top of page

Walking through Mud with Led arms

Updated: Dec 27, 2023

CFS is my unkept secret, the hell I have been in and out of. Living with Chronic Fatigue Syndrome (CFS) for the past eight years, on top of co-occurring health conditions and marginalized identities, has not been easy. 


Now, I might be in a state of remission from this syndrome, but I would not say I am in the cure stage yet. I am very proud of all the work my doctors and I have done to get myself to this stage of health with co-occurring chronic health conditions. IT was NOT easy. Without my personality type, education level, and privileges,Without my personality type, education level, and privileges (such as being raised with parents who practice holistic health, living in California being married now etc) I would be dead or homeless right now.


If you have yet to experience CFS, Linda Jones's Ted Talk paints a great picture.

For me, it's like being hungover (throbbing headaches, lights and sounds are obnoxiously intense, perfumes make you want to run away, and some people's voices feel like nails on a chalkboard) times TEN!


On the best days, I feel like hay; maybe I cured myself, only to overdo it with activities and be bedridden the next day. Now I have learned to pace (more on that later).


On the worst days, it feels like walking through mud with limbs made of lead and my back so heavy, it's as if someone is pulling me down (begging me to shut my eyes and go to sleep)



The psychological Toll 


of thinking you find a cure to only after a few weeks or months be dead tired and drudging through life again is unbearable. The amount of effort to smile, breathe, and put things into perspective is like an ant pushing a boulder up a 75-degree cliff, nearly impossible.  On good days or weeks you think, was I imagining things, then without pacing properly overdo your energy expenditure to be left in unable to leave your apartment because if feels like you will pass out at anytime.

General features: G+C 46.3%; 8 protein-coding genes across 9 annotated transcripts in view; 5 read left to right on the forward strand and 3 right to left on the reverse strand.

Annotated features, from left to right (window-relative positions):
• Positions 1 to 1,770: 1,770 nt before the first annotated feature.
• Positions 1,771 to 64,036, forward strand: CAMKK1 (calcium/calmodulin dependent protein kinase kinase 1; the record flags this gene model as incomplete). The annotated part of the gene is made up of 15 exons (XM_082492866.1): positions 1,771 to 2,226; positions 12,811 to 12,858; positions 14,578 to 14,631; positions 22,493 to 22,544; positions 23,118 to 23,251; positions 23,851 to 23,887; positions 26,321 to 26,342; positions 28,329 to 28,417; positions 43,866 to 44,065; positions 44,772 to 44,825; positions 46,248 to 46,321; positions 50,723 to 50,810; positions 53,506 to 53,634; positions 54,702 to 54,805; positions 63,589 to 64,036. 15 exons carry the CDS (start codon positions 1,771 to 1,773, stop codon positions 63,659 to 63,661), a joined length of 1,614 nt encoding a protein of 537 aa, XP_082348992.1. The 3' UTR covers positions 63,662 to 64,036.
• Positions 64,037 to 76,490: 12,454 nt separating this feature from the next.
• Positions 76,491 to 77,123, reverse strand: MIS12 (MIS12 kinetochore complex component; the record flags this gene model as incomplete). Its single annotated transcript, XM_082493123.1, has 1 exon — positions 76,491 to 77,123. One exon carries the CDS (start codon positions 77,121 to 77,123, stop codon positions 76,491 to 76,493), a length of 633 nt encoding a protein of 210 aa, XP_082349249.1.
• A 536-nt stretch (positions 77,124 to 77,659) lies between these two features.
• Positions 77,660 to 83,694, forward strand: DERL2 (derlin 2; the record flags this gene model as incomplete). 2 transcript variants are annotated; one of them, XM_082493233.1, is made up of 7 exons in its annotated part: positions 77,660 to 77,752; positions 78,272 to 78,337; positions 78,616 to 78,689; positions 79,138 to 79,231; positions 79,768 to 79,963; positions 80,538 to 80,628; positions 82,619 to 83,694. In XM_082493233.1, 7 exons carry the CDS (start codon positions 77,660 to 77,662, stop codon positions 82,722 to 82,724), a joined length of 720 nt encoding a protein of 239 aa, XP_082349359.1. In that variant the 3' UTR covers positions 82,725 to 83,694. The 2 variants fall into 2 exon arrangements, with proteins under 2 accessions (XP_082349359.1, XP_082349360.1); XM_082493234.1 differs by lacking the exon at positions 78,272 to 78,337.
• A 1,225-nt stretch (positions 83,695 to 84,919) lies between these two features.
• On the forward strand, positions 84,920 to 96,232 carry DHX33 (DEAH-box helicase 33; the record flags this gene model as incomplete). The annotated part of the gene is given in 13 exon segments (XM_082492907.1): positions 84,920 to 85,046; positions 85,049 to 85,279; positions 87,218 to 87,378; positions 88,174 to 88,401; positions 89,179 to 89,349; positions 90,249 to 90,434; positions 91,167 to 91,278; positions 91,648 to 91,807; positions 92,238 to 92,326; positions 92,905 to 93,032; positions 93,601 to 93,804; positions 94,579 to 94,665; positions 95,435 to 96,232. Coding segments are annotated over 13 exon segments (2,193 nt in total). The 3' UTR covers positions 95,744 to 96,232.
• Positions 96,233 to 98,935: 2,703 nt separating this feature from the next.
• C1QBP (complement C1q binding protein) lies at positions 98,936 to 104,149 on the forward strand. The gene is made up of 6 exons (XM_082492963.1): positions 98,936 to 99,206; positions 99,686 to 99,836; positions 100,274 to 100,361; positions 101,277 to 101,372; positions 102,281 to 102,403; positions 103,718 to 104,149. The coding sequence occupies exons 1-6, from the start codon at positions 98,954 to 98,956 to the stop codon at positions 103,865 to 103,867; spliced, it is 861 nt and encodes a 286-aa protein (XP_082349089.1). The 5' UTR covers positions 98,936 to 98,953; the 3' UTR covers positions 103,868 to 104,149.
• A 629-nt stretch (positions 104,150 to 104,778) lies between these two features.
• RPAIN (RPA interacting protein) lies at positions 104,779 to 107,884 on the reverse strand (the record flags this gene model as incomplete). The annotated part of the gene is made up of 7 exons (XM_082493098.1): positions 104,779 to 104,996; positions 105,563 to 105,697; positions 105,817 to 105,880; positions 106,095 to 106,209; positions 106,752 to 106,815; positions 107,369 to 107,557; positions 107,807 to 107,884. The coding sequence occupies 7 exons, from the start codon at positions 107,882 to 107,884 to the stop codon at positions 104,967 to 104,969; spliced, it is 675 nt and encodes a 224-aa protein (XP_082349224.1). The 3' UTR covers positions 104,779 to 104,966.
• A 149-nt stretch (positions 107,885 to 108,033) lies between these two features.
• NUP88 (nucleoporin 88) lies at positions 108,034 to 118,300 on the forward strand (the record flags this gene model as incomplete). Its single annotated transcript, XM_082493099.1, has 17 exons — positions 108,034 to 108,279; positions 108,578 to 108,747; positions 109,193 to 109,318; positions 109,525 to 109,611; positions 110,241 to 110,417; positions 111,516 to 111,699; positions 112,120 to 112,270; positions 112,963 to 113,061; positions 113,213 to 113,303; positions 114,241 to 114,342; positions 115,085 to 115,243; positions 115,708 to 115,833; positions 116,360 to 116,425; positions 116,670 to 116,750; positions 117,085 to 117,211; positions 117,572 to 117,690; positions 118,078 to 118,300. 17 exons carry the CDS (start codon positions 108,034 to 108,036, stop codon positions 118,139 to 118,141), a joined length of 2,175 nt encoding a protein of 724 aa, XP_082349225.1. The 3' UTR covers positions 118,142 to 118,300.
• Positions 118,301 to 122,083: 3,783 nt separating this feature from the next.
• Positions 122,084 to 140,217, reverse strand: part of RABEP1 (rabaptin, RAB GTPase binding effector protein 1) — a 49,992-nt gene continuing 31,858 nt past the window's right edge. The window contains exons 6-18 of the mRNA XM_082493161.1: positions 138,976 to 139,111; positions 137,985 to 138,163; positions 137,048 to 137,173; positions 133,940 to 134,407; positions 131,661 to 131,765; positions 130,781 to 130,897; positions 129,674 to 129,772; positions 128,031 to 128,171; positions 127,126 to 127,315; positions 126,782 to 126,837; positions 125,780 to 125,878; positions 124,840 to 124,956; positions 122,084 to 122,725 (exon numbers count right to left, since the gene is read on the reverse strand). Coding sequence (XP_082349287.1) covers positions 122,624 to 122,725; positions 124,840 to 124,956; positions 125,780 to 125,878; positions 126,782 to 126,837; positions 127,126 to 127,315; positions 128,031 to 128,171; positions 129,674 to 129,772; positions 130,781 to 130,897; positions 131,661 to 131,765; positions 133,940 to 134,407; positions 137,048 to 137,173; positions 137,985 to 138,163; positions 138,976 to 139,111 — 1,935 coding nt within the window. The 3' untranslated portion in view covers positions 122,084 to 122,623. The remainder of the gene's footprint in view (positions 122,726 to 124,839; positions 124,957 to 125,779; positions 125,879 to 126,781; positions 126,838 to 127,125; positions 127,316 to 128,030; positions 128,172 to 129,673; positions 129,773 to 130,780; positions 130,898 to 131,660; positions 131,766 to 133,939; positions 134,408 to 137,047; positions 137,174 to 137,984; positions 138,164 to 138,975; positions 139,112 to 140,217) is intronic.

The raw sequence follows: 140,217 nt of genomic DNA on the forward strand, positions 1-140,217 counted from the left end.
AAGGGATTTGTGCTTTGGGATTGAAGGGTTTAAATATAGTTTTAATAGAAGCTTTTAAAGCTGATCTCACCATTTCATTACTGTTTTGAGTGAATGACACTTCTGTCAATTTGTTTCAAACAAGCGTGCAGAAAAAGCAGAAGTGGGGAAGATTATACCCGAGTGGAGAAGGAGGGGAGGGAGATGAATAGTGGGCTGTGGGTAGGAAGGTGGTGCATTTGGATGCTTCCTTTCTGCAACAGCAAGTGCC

This naturally leads many with CFS or MS to develop depression.


I have had bouts of depression my whole life, but since the onset of CFS, it was difficult to find treatments that felt with the main issue fatigue. I did TMS, and it made a major difference for my mood but only improved the fatigue by a little. The treatment was very difficult to get through and I had to sleep a lot but I would say it's worth it for depression and anxiety but for CFS it was not effective.


Despite dealing with all of that I still dolid well in school. I think what got me going through the worst of this illness is the notion that if I gave up on my dreams, I probably would kill myself with boredom. If you have a chronic health condition with no "cure," I am sure you can understand how isolating that can feel and know you do not want to end up alone and jobless.


What has helped

  • Having a weekly therapist to talk to

  • Being in support groups (for my other conditions and this one) 

  • Journal symptoms, log progress, and setbacks (I can not stress this enough!)

  • Trying one thing at a time (don't do ten new supplements; try one new one. Start with meditation, then add walking, see what is working. Give yourself 3-9 weeks per change or what your doctors recommend.)

Talking with peers on reddit


More tips and help will be available in my shop as a PDF and eventually on Amazon as a workbook. Subscribe to stay informed.  


The economic Toll is the worst. 

I was only able to survive due to quick jobs, student loans, or the help of family. At one point I had to play a credit card game where I did all those balance transfer deals. Combine CFS with having ADHD and possibly ASDand non-gig-based jobs become near impossible during the height of the pandemic, my funds were struggling.